More young people in Britain believe that religion is a cause of evil rather than a force for good, according to a new YouGov poll.
The place of religion in the lives of 18-24 year olds is smaller than ever, with politicians, brand names and celebrities having more influence than religious figures in the day-to-day decisions of young people.
Additionally, the YouGov poll for The Sun showed the reputation of religion amongst young people is actually more negative than neutral: 41% agree that “religion is more often the cause of evil in the world” and only 14% say it is a cause for good.
The 2011 Census showed religion was declining, with those identifying themselves as having no religion has increased by 10 percentage points from 15%, 7.7 million people, in 2001 to 25%, 14.1 million, last year.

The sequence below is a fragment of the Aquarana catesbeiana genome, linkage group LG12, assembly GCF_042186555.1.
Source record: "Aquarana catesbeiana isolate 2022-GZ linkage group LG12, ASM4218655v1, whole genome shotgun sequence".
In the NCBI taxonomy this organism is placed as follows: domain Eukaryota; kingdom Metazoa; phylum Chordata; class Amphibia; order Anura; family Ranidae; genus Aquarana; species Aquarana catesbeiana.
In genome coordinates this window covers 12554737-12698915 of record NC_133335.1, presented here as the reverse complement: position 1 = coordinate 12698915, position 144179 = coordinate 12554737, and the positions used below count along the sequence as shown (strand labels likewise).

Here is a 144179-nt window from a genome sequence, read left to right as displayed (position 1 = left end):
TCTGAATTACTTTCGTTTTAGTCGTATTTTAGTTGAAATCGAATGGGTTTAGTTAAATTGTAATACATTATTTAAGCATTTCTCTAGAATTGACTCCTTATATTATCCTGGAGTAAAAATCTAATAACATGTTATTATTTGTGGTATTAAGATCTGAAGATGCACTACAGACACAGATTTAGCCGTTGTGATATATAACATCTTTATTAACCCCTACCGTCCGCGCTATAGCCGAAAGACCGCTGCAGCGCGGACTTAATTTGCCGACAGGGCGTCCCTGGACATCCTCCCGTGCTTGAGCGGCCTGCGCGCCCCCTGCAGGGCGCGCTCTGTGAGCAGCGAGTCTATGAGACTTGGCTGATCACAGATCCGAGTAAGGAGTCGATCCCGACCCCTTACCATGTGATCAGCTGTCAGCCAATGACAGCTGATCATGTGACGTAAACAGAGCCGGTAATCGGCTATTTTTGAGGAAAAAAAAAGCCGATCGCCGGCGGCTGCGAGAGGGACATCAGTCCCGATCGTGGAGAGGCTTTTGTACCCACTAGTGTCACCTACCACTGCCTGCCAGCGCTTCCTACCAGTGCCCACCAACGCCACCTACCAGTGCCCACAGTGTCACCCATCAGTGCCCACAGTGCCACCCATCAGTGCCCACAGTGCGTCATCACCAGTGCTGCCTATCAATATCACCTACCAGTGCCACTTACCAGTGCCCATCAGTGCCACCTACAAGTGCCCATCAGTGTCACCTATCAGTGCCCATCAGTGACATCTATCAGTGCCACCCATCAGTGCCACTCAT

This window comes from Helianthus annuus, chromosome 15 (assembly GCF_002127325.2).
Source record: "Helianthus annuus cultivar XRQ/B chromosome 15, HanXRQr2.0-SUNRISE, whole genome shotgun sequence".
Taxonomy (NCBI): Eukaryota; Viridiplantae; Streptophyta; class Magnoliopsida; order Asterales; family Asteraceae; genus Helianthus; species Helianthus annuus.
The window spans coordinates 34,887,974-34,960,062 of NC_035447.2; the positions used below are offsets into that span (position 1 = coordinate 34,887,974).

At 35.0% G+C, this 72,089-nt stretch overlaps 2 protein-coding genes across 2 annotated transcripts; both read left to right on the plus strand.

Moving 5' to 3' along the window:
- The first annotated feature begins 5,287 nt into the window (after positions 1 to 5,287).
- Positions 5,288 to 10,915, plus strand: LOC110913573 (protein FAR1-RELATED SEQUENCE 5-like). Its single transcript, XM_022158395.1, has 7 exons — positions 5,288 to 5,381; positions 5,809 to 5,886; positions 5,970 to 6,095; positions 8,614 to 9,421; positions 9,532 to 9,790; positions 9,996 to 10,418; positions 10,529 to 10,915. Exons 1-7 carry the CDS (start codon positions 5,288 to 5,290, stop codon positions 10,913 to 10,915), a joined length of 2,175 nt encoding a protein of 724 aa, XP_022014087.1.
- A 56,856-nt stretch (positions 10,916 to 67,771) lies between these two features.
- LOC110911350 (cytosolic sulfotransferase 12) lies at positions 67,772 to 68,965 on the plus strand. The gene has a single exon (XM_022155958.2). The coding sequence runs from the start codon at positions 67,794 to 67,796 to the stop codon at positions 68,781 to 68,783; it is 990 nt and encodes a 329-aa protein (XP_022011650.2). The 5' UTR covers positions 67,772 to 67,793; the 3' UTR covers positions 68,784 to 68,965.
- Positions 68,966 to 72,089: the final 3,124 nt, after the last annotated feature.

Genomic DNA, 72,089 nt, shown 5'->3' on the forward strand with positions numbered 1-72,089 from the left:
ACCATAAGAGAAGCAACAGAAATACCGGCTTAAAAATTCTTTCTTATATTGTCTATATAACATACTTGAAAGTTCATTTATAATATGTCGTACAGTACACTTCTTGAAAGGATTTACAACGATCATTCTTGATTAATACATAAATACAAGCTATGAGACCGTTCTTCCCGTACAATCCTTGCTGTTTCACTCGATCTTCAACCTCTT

Around 59% of the population described themselves as Christian and only a quarter reported having no religion. However amongst young people, the YouGov poll found only 25% believed in God.
This was considerably less than the 38% who professed to not believe in any God or spiritual power whatsoever, while 19% said they believed in some non-Godlike “spiritual greater power.”
A Church of England spokesperson said: "It is unsurprising that this sample of less than 1,000 people gives a different result than a Census of tens of millions of people. Even then these figures show more people choosing belief over non-belief. “